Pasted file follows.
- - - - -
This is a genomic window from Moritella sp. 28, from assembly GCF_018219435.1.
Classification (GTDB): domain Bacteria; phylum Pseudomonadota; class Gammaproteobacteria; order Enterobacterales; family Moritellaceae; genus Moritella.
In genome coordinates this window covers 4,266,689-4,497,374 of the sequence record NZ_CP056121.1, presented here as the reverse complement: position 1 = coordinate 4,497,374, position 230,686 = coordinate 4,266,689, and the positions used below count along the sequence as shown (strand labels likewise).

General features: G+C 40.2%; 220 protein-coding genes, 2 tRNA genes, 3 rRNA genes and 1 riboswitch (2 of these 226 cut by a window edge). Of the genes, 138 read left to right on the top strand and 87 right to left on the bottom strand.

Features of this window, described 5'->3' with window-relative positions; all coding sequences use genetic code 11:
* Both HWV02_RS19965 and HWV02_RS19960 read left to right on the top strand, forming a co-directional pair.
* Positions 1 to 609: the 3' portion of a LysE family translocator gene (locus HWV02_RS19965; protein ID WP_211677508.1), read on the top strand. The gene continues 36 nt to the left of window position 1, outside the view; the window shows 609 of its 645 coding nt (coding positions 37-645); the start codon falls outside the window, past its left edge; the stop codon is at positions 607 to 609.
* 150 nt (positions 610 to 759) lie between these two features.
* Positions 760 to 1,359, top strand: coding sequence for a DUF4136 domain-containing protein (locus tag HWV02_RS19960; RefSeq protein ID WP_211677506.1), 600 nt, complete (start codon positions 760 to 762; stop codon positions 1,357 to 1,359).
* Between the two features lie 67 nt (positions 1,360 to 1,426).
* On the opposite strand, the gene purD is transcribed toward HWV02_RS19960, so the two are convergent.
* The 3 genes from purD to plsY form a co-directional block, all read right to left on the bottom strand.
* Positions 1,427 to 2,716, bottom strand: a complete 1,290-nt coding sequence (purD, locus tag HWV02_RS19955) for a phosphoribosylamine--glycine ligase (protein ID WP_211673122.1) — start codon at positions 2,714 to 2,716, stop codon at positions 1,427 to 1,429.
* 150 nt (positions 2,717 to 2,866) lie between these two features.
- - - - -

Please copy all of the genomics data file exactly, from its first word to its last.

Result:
This is a genomic window from Moritella sp. 28, from assembly GCF_018219435.1.
Classification (GTDB): domain Bacteria; phylum Pseudomonadota; class Gammaproteobacteria; order Enterobacterales; family Moritellaceae; genus Moritella.
In genome coordinates this window covers 4,266,689-4,497,374 of the sequence record NZ_CP056121.1, presented here as the reverse complement: position 1 = coordinate 4,497,374, position 230,686 = coordinate 4,266,689, and the positions used below count along the sequence as shown (strand labels likewise).

General features: G+C 40.2%; 220 protein-coding genes, 2 tRNA genes, 3 rRNA genes and 1 riboswitch (2 of these 226 cut by a window edge). Of the genes, 138 read left to right on the top strand and 87 right to left on the bottom strand.

Features of this window, described 5'->3' with window-relative positions; all coding sequences use genetic code 11:
* Both HWV02_RS19965 and HWV02_RS19960 read left to right on the top strand, forming a co-directional pair.
* Positions 1 to 609: the 3' portion of a LysE family translocator gene (locus HWV02_RS19965; protein ID WP_211677508.1), read on the top strand. The gene continues 36 nt to the left of window position 1, outside the view; the window shows 609 of its 645 coding nt (coding positions 37-645); the start codon falls outside the window, past its left edge; the stop codon is at positions 607 to 609.
* 150 nt (positions 610 to 759) lie between these two features.
* Positions 760 to 1,359, top strand: coding sequence for a DUF4136 domain-containing protein (locus tag HWV02_RS19960; RefSeq protein ID WP_211677506.1), 600 nt, complete (start codon positions 760 to 762; stop codon positions 1,357 to 1,359).
* Between the two features lie 67 nt (positions 1,360 to 1,426).
* On the opposite strand, the gene purD is transcribed toward HWV02_RS19960, so the two are convergent.
* The 3 genes from purD to plsY form a co-directional block, all read right to left on the bottom strand.
* Positions 1,427 to 2,716, bottom strand: a complete 1,290-nt coding sequence (purD, locus tag HWV02_RS19955) for a phosphoribosylamine--glycine ligase (protein ID WP_211673122.1) — start codon at positions 2,714 to 2,716, stop codon at positions 1,427 to 1,429.
* 150 nt (positions 2,717 to 2,866) lie between these two features.